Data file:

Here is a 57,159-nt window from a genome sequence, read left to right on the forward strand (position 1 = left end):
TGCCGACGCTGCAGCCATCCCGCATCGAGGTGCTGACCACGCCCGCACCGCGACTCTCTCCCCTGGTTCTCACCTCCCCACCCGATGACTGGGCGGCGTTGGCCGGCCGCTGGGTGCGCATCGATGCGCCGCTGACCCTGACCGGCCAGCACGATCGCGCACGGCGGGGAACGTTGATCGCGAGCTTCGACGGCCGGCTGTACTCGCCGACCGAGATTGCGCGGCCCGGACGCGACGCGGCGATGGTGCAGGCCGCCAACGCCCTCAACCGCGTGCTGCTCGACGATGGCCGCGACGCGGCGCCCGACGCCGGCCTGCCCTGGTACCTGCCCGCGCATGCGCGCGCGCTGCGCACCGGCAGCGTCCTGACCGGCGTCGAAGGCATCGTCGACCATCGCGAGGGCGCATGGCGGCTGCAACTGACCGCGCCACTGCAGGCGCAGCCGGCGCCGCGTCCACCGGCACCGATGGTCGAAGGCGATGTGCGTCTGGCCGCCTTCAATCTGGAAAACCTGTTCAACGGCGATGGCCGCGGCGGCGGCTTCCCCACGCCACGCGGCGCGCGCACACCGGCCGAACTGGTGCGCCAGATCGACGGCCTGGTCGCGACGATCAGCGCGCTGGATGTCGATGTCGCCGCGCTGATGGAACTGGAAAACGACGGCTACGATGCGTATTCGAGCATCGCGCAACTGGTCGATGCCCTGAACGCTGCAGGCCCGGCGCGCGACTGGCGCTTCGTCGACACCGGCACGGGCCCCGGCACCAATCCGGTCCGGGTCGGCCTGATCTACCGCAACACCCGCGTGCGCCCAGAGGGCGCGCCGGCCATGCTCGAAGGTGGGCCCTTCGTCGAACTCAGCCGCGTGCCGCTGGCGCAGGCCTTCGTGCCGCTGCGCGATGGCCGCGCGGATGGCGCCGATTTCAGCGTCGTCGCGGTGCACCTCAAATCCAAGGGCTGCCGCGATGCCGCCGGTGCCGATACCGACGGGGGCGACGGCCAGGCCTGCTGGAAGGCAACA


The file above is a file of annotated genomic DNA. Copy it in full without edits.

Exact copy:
Here is a 57,159-nt window from a genome sequence, read left to right on the forward strand (position 1 = left end):
TGCCGACGCTGCAGCCATCCCGCATCGAGGTGCTGACCACGCCCGCACCGCGACTCTCTCCCCTGGTTCTCACCTCCCCACCCGATGACTGGGCGGCGTTGGCCGGCCGCTGGGTGCGCATCGATGCGCCGCTGACCCTGACCGGCCAGCACGATCGCGCACGGCGGGGAACGTTGATCGCGAGCTTCGACGGCCGGCTGTACTCGCCGACCGAGATTGCGCGGCCCGGACGCGACGCGGCGATGGTGCAGGCCGCCAACGCCCTCAACCGCGTGCTGCTCGACGATGGCCGCGACGCGGCGCCCGACGCCGGCCTGCCCTGGTACCTGCCCGCGCATGCGCGCGCGCTGCGCACCGGCAGCGTCCTGACCGGCGTCGAAGGCATCGTCGACCATCGCGAGGGCGCATGGCGGCTGCAACTGACCGCGCCACTGCAGGCGCAGCCGGCGCCGCGTCCACCGGCACCGATGGTCGAAGGCGATGTGCGTCTGGCCGCCTTCAATCTGGAAAACCTGTTCAACGGCGATGGCCGCGGCGGCGGCTTCCCCACGCCACGCGGCGCGCGCACACCGGCCGAACTGGTGCGCCAGATCGACGGCCTGGTCGCGACGATCAGCGCGCTGGATGTCGATGTCGCCGCGCTGATGGAACTGGAAAACGACGGCTACGATGCGTATTCGAGCATCGCGCAACTGGTCGATGCCCTGAACGCTGCAGGCCCGGCGCGCGACTGGCGCTTCGTCGACACCGGCACGGGCCCCGGCACCAATCCGGTCCGGGTCGGCCTGATCTACCGCAACACCCGCGTGCGCCCAGAGGGCGCGCCGGCCATGCTCGAAGGTGGGCCCTTCGTCGAACTCAGCCGCGTGCCGCTGGCGCAGGCCTTCGTGCCGCTGCGCGATGGCCGCGCGGATGGCGCCGATTTCAGCGTCGTCGCGGTGCACCTCAAATCCAAGGGCTGCCGCGATGCCGCCGGTGCCGATACCGACGGGGGCGACGGCCAGGCCTGCTGGAAGGCAACA